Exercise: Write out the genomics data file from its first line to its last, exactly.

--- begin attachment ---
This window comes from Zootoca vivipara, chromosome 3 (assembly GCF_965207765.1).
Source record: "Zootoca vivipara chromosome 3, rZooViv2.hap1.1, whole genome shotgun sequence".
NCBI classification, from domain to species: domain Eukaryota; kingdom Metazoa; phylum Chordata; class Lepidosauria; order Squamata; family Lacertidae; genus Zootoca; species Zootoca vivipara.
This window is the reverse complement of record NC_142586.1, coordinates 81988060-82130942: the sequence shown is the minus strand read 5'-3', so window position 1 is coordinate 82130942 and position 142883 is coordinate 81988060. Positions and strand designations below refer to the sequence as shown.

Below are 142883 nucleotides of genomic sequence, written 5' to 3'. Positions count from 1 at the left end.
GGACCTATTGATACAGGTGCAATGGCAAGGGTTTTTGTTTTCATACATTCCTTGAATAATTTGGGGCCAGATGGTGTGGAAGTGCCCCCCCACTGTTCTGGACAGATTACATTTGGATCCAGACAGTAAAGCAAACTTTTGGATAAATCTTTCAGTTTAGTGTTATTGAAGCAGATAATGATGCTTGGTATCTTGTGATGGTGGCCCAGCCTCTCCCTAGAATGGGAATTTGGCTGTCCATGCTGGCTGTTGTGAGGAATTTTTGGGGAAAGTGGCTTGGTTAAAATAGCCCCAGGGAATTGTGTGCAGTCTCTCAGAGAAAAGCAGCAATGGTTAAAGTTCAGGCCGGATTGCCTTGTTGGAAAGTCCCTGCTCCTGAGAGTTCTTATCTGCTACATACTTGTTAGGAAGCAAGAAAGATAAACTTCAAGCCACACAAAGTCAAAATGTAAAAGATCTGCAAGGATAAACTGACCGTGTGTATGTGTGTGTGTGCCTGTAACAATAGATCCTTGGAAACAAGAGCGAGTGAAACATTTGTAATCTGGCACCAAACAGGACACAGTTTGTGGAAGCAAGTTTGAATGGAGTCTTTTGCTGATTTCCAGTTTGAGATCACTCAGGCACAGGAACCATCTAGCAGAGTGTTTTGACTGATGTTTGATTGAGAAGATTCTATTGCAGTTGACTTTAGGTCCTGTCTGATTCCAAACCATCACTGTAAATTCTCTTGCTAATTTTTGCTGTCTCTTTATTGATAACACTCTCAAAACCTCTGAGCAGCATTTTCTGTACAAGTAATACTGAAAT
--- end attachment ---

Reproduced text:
This window comes from Zootoca vivipara, chromosome 3 (assembly GCF_965207765.1).
Source record: "Zootoca vivipara chromosome 3, rZooViv2.hap1.1, whole genome shotgun sequence".
NCBI classification, from domain to species: domain Eukaryota; kingdom Metazoa; phylum Chordata; class Lepidosauria; order Squamata; family Lacertidae; genus Zootoca; species Zootoca vivipara.
This window is the reverse complement of record NC_142586.1, coordinates 81988060-82130942: the sequence shown is the minus strand read 5'-3', so window position 1 is coordinate 82130942 and position 142883 is coordinate 81988060. Positions and strand designations below refer to the sequence as shown.

Below are 142883 nucleotides of genomic sequence, written 5' to 3'. Positions count from 1 at the left end.
GGACCTATTGATACAGGTGCAATGGCAAGGGTTTTTGTTTTCATACATTCCTTGAATAATTTGGGGCCAGATGGTGTGGAAGTGCCCCCCCACTGTTCTGGACAGATTACATTTGGATCCAGACAGTAAAGCAAACTTTTGGATAAATCTTTCAGTTTAGTGTTATTGAAGCAGATAATGATGCTTGGTATCTTGTGATGGTGGCCCAGCCTCTCCCTAGAATGGGAATTTGGCTGTCCATGCTGGCTGTTGTGAGGAATTTTTGGGGAAAGTGGCTTGGTTAAAATAGCCCCAGGGAATTGTGTGCAGTCTCTCAGAGAAAAGCAGCAATGGTTAAAGTTCAGGCCGGATTGCCTTGTTGGAAAGTCCCTGCTCCTGAGAGTTCTTATCTGCTACATACTTGTTAGGAAGCAAGAAAGATAAACTTCAAGCCACACAAAGTCAAAATGTAAAAGATCTGCAAGGATAAACTGACCGTGTGTATGTGTGTGTGTGCCTGTAACAATAGATCCTTGGAAACAAGAGCGAGTGAAACATTTGTAATCTGGCACCAAACAGGACACAGTTTGTGGAAGCAAGTTTGAATGGAGTCTTTTGCTGATTTCCAGTTTGAGATCACTCAGGCACAGGAACCATCTAGCAGAGTGTTTTGACTGATGTTTGATTGAGAAGATTCTATTGCAGTTGACTTTAGGTCCTGTCTGATTCCAAACCATCACTGTAAATTCTCTTGCTAATTTTTGCTGTCTCTTTATTGATAACACTCTCAAAACCTCTGAGCAGCATTTTCTGTACAAGTAATACTGAAAT